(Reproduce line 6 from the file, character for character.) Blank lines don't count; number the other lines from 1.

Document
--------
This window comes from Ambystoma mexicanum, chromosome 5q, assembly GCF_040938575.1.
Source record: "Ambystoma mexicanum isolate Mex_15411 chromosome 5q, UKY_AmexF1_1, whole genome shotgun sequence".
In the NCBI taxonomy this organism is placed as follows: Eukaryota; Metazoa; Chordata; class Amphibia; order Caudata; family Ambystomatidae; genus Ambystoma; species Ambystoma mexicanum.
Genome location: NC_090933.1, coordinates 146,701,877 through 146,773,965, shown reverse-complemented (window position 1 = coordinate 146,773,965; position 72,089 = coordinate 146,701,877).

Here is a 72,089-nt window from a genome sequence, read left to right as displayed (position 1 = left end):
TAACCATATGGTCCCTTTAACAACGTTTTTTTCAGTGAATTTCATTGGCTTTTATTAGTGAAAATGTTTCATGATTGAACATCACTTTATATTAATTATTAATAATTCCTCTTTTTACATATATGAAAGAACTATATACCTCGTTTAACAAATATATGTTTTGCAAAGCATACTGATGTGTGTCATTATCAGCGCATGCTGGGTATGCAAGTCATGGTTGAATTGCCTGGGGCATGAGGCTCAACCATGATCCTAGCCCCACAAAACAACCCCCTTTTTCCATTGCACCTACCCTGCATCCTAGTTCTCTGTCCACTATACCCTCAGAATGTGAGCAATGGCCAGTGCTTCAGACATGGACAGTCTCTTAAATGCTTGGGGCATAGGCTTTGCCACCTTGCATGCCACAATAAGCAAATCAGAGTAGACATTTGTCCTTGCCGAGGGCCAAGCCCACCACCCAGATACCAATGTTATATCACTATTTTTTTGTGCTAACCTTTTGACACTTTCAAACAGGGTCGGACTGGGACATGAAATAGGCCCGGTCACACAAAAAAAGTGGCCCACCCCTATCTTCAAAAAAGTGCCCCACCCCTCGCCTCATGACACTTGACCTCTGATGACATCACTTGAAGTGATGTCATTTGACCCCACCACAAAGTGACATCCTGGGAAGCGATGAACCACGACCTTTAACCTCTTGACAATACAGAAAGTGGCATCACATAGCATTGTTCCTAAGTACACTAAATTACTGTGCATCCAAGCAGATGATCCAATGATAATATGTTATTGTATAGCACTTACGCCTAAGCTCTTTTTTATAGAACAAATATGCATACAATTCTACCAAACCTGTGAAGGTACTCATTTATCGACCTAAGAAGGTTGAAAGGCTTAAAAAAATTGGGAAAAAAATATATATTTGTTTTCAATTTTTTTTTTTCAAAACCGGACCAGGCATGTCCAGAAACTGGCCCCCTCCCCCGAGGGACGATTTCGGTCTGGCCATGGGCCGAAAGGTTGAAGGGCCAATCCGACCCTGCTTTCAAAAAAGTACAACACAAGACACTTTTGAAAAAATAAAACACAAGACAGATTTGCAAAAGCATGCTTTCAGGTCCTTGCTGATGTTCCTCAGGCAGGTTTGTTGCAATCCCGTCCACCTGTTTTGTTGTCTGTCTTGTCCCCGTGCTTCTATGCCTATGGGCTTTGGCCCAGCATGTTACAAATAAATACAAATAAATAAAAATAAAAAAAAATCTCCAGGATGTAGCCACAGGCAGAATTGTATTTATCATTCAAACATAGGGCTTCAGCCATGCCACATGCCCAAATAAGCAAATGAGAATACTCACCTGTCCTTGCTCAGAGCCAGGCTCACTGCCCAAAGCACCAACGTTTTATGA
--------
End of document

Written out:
TAACCATATGGTCCCTTTAACAACGTTTTTTTCAGTGAATTTCATTGGCTTTTATTAGTGAAAATGTTTCATGATTGAACATCACTTTATATTAATTATTAATAATTCCTCTTTTTACATATATGAAAGAACTATATACCTCGTTTAACAAATATATGTTTTGCAAAGCATACTGATGTGTGTCATTATCAGCGCATGCTGGGTATGCAAGTCATGGTTGAATTGCCTGGGGCATGAGGCTCAACCATGATCCTAGCCCCACAAAACAACCCCCTTTTTCCATTGCACCTACCCTGCATCCTAGTTCTCTGTCCACTATACCCTCAGAATGTGAGCAATGGCCAGTGCTTCAGACATGGACAGTCTCTTAAATGCTTGGGGCATAGGCTTTGCCACCTTGCATGCCACAATAAGCAAATCAGAGTAGACATTTGTCCTTGCCGAGGGCCAAGCCCACCACCCAGATACCAATGTTATATCACTATTTTTTTGTGCTAACCTTTTGACACTTTCAAACAGGGTCGGACTGGGACATGAAATAGGCCCGGTCACACAAAAAAAGTGGCCCACCCCTATCTTCAAAAAAGTGCCCCACCCCTCGCCTCATGACACTTGACCTCTGATGACATCACTTGAAGTGATGTCATTTGACCCCACCACAAAGTGACATCCTGGGAAGCGATGAACCACGACCTTTAACCTCTTGACAATACAGAAAGTGGCATCACATAGCATTGTTCCTAAGTACACTAAATTACTGTGCATCCAAGCAGATGATCCAATGATAATATGTTATTGTATAGCACTTACGCCTAAGCTCTTTTTTATAGAACAAATATGCATACAATTCTACCAAACCTGTGAAGGTACTCATTTATCGACCTAAGAAGGTTGAAAGGCTTAAAAAAATTGGGAAAAAAATATATATTTGTTTTCAATTTTTTTTTTTCAAAACCGGACCAGGCATGTCCAGAAACTGGCCCCCTCCCCCGAGGGACGATTTCGGTCTGGCCATGGGCCGAAAGGTTGAAGGGCCAATCCGACCCTGCTTTCAAAAAAGTACAACACAAGACACTTTTGAAAAAATAAAACACAAGACAGATTTGCAAAAGCATGCTTTCAGGTCCTTGCTGATGTTCCTCAGGCAGGTTTGTTGCAATCCCGTCCACCTGTTTTGTTGTCTGTCTTGTCCCCGTGCTTCTATGCCTATGGGCTTTGGCCCAGCATGTTACAAATAAATACAAATAAATAAAAATAAAAAAAAATCTCCAGGATGTAGCCACAGGCAGAATTGTATTTATCATTCAAACATAGGGCTTCAGCCATGCCACATGCCCAAATAAGCAAATGAGAATACTCACCTGTCCTTGCTCAGAGCCAGGCTCACTGCCCAAAGCACCAACGTTTTATGA